Battery Types and Characteristics

I am going to break with norms here and talk plainly. The internet is rife with in depth articles regarding batteries, so the objective here is not to repeat that but rather to put the important terms in human language. On the previous page I mentioned SUGGESTED BATTERY TYPE. See below:

Battery Type 1: 1 – 2 Year Battery

This battery is your typical cheap lead acid class battery. They come in numerous shapes and sizes but in general they are rated 100Ah, 105Ah, 120Ah, 200Ah and 230Ah. Their brands are Excis, Narada, Maximus, Deltec, Royals etc. Do not get your expectations up with these type of batteries. They do the job but nothing more. Since batteries of this type of used commonly in UPS or Load Shed systems its important to look at the C Rating. C Ratings are the rating at which a battery will give up power over a specific time period. Hence a 100Ah 12v C20 rated battery is designed to give up 100Ah over a period of 20 hours. This may not work well for you, as its short term requirements may beep out the inverter when it demands more than the battery is capable of yielding. Try to work out your system bearing this in mind and ALWAYS check the C5 (5hour) or less rating for best results.

Battery Type 2: 2-3 Year Battery

This is a very narrow band of batteries currently occupied by the Trojan non RE class battery or entry level Lead Crystal and early SonX Gel/AGMs.

They are a good battery, but cycled to 50% the life span just doesn’t have the legs. They do much better when cycled to 30% (my preference) but generally systems and budget limit this option. Typical sizes for this are 150Ah, 180Ah, 200Ah, 225Ah and some 250Ah although the AGM/Gels start at 100Ah, voltages vary between 6v and 12v. Most golf cars make use of this type of battery.

Battery Type 3: 3-5 Year Battery

You have now entered the domain of the true renewable batteries. This is all the Trojan RE/T20 batteries, your Omnipower (on the lower side) and Sonic (on the top side). Although batteries like this start in 100Ah generally most people buying this are going for the larger 200’s or 250Ah, the Trojan class will push these right up 820Ah but pricing starts becoming a little silly.

They are good, durable and can take a real pounding. Excellent recovery windows and long float lives.

Battery Type 4: 8-12+ Year Battery

These batteries are typically 2v cells assembled to whatever your voltage requirement is. In this class is also the LifePO4 and the famed Tesla battery. You do of course get 12v LifePO4 but at the time of writing this the pricing makes the LifePO technology rather stupid. It would be far smarter for you to buy in cheaper batteries and wait for the economics of scale to play a role than invest in LifePO technology. Tesla may be a great brand and if you have money to waste then it may be what you are looking for but alternatively should you want to buy smart than go with the 2v cells.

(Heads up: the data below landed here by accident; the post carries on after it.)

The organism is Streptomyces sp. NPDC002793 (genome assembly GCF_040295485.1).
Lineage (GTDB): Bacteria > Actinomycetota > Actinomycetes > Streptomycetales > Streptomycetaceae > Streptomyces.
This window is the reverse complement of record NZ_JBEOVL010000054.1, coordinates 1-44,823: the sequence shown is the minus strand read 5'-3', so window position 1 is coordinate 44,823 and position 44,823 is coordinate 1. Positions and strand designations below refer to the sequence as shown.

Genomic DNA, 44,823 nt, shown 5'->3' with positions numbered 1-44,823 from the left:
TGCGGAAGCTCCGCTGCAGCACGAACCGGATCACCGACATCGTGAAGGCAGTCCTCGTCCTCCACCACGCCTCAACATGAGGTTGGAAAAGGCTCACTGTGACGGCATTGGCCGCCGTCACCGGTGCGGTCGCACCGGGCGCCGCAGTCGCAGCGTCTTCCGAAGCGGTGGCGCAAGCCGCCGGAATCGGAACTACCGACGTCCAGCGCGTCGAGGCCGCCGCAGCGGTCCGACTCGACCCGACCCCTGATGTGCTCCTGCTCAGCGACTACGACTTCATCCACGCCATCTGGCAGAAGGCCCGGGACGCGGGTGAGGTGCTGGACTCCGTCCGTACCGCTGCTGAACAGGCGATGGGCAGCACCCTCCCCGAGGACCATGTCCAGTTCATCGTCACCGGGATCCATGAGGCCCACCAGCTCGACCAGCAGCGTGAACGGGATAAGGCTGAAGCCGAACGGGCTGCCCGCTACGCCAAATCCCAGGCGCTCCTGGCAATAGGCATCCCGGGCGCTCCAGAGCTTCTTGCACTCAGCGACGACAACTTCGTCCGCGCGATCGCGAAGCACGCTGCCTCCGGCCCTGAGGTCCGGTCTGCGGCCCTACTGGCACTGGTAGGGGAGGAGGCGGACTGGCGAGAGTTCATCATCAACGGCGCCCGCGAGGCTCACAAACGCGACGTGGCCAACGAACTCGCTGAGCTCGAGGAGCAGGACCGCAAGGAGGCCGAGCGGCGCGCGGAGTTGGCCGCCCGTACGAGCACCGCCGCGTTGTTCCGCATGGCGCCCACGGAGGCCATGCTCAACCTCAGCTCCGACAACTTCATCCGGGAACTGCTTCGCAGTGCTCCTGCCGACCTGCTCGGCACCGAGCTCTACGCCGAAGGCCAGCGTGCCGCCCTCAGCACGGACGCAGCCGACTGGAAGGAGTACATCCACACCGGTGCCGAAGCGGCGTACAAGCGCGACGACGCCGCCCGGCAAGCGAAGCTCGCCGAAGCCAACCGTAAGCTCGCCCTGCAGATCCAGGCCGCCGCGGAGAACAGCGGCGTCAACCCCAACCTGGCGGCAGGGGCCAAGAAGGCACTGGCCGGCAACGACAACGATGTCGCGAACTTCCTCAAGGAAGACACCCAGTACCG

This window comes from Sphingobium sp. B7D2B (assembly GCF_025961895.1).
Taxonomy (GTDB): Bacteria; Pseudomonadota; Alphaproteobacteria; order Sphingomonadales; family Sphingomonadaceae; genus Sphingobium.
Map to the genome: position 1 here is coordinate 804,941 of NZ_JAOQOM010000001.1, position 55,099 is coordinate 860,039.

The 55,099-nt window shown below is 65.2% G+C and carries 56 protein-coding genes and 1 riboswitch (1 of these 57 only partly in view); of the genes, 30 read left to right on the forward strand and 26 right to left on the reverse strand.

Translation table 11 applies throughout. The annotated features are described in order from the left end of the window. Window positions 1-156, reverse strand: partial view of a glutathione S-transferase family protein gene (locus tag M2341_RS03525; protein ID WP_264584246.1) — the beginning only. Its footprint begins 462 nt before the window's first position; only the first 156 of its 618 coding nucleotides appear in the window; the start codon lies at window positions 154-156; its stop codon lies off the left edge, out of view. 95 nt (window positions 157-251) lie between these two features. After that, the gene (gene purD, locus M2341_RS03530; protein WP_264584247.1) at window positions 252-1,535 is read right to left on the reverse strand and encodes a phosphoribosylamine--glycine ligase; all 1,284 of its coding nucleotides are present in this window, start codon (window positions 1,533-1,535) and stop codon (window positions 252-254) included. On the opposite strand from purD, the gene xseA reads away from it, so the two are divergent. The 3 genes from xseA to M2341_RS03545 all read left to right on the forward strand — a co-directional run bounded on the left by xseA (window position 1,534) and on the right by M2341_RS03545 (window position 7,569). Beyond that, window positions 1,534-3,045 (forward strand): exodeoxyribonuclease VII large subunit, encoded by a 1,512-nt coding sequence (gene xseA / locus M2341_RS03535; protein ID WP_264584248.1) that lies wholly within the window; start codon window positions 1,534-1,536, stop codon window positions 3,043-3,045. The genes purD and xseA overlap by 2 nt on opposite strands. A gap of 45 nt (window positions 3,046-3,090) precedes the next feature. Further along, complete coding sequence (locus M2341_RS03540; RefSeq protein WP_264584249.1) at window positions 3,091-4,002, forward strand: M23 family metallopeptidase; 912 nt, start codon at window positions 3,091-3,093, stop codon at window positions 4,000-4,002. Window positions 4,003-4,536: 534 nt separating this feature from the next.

Typical brands that are notable are Willard RTs, Deltec XILFs, Raylite M classes and Hoppecke. They are all expensive, the list was in a way put in financial order. Even though they require maintenance and some TLC they really really last, if you have the spare cash they make an excellent buy.

Notes and Terminology

Battery C Rating – This is the rate, expressed as a time (usually hours) that a battery is discharged relative to its maximum capacity. You need to start looking at this when buying batteries because aside from the technical implications, many salespeople will fool you into thinking you are getting more than what you are paying for. A good example of this is the Omnipower 260Ah. It’s rated at C100, meaning that it is designed to yield 260Ah if drawn over a period of 100 hours. Your invoice will reflect Omnipower 260Ah and you will think you getting quite a bit of juice(power) but its rating in a renewable energy system (C10) is actually 200Ah. Big difference when you consider what you paying for it.

Battery Types – There are many batteries not mentioned here. I actually felt quite bad leaving them out. Batteries like U.S Lead, Sonneschein etc definitely worthy of mention but I am focusing on commonly used low cost batteries or high volume batteries.


I hope that I have managed to assist you in some way. The important part is determining your needs in terms of what kind of system you are trying to build. Then working out how much storage in terms of kilowatt hour that you need. You can then jump over to our solar battery sizer to work out the amps and other factors. Once completed, take a read through the Battery Types, take in a few of the names and start hunting around for prices. Good luck:)


by Jason Sole

GW Store Technical Document